It's rare for me to blog about AWS considering I am mainly GCP focused, but this stumped me enough to the point I think it can be of use.

Let's start

AWS doesn't allow you to shrink an EBS volume, so our only way to do it is to create a new volume, move everything over then remap it.

Getting started

We will assume:

  1. An instance running us us-east-1e
  2. 300GB EBS volume named old
  3. We want to create a new one of 100gb (we will call it new-vol)

We need to shutdown the instance to prevent issues and inconsistencies.

I suggest snapshotting the old volume before doing any work. This is just a CYA precaution! (Remember to delete it later to save costs)

  • Install ncdu on the instance (This is just to see the current size of all the files)
  • Change directory to / and run sudo ncdu
  • Create the new volume
    • Choose the region you wish to deploy it to
    • Choose the size and the type
    • Add the relevant tags
    • name : new-vol
Creating the new VOL
  • Shutdown the instance (sudo shutdown on the instance)
  • Right click the new Volume
  • Click Attach Volume
  • Choose the instance either by Name or ID (I prefer ID)

Now we need to start the instance and format the Volume

  • Check if the volume has got data on it (Can never be too sure)
    • sudo file -s /dev/xvdf
      • It should return /dev/xvdf: data
      • If it does not, stop and re-assess the situation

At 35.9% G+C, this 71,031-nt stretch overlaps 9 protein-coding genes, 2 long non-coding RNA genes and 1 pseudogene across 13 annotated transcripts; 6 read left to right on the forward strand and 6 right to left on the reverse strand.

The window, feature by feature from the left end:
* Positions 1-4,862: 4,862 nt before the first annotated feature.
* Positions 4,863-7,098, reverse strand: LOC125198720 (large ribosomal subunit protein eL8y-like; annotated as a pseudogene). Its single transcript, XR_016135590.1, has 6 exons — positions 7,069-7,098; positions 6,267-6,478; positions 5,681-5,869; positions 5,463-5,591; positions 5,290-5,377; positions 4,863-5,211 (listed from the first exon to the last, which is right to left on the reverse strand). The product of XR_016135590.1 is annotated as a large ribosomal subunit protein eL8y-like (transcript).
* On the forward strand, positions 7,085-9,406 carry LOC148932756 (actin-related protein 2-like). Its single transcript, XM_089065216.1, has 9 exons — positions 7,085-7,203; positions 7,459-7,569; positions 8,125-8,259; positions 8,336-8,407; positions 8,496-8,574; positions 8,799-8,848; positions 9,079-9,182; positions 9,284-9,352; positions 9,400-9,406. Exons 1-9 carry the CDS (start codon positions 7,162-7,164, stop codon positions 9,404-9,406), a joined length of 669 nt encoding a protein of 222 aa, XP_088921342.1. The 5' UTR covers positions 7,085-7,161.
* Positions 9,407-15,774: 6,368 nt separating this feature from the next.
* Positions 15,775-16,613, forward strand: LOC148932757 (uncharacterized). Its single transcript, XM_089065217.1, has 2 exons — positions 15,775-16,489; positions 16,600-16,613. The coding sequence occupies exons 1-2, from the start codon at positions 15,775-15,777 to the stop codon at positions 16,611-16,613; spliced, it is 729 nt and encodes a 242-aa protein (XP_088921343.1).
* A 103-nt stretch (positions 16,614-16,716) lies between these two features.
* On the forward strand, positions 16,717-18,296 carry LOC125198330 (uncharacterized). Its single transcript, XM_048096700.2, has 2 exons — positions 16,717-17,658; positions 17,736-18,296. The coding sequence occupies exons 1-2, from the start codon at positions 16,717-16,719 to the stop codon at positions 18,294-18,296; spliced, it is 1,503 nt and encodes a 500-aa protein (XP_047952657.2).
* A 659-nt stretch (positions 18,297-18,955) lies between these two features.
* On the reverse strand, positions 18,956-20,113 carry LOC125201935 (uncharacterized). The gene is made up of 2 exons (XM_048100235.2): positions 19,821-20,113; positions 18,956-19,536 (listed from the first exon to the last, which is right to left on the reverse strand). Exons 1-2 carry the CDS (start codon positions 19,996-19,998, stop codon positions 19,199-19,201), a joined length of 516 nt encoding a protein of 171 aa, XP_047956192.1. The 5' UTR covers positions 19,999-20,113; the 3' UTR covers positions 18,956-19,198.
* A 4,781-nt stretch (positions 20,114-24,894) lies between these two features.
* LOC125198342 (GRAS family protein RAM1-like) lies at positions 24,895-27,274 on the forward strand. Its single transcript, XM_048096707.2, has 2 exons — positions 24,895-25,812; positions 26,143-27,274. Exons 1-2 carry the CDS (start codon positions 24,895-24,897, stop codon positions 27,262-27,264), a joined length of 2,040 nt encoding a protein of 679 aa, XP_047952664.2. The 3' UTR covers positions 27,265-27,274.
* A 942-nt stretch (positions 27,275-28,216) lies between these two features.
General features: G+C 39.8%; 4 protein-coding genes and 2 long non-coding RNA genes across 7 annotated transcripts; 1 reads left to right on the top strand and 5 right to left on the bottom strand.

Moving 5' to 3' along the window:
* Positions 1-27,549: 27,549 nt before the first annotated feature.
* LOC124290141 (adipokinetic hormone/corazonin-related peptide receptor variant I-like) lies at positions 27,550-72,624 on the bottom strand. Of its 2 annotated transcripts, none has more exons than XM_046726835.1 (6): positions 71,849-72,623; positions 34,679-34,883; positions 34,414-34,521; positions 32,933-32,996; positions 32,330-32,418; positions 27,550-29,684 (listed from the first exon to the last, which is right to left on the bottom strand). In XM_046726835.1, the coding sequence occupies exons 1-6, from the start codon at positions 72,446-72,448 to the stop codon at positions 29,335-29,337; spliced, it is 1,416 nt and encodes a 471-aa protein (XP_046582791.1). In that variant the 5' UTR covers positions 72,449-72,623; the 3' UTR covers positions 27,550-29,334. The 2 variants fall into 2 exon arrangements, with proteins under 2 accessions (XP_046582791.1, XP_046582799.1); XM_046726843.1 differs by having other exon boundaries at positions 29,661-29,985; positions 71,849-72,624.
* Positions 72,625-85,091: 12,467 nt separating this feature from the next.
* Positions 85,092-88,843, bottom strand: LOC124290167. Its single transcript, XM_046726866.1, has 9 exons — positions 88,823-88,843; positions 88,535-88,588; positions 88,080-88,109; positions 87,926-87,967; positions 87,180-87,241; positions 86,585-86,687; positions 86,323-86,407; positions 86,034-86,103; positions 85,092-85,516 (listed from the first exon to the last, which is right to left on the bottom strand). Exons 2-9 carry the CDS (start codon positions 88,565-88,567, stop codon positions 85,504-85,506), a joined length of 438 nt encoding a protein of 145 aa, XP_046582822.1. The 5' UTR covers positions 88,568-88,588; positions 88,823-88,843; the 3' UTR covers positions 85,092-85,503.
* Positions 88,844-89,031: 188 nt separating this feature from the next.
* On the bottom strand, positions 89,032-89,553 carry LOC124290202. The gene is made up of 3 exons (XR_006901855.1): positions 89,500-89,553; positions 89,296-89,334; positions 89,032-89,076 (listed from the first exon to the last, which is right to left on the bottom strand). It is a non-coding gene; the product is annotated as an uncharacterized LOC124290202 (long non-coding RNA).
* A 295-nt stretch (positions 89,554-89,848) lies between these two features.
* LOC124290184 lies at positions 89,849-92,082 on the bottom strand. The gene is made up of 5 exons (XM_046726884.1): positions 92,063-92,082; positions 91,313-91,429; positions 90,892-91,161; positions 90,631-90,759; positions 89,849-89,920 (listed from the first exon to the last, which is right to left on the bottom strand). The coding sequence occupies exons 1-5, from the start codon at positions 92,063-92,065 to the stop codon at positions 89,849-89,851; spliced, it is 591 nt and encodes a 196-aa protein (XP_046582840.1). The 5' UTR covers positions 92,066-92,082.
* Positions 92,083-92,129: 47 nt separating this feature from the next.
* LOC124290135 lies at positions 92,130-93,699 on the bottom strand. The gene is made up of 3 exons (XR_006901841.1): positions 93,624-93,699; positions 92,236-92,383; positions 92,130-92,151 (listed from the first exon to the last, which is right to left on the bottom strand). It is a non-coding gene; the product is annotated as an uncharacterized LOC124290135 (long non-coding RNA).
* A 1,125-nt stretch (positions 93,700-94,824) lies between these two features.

• Format the volume
    • sudo mkfs -t ext4 /dev/xvdf

Mount the new volume to the instance

  • Create the directory to mount the disk to
    • mkdir /mnt/new-vol
  • sudo mount /dev/xvdf /mnt/new-vol

Copy data to new Volume

rsync -axv / /mnt/new-vol/

This will take a while, so get on with some other work

Once the copy has finished:

  • Instal grub on the new volume
    • grub-install --root-directory=/mnt/new-volume --force /dev/xvdf
    • (centos 7+) grub2-install --root-directory=/mnt/new-volume --force /dev/xvdf
  • Unmount the directory
    • sudo umount /mnt/new-vol
  • Check the UUID using blkid (make note of this, we need it below)
  • tune2fs -U <uuid from ^> /dev/xvdf
  • Check the volume lable from the old volume using sudo e2label /dev/xvda1 : Should return something like cloudimg-rootfs
  • Replace the volume label with the old value with e2label /dev/xvdf cloudimg-rootfs

Shutdown the instance

sudo shutdown

Detach the old volume and the new volume from the AWS EC2 console

Attach the new volume (Best to do it by UUID of the EC2 Instance) to /dev/sda1

Start the EC2 instance and SSH

Closing notes

Your milage may vary, we are assuming that you have adequate linux experience

I take no responsibility to any damage caused to your instances during this process, you knew the risks by doing this in prod, you take the fall for it. Learn from it and don't do it in prod again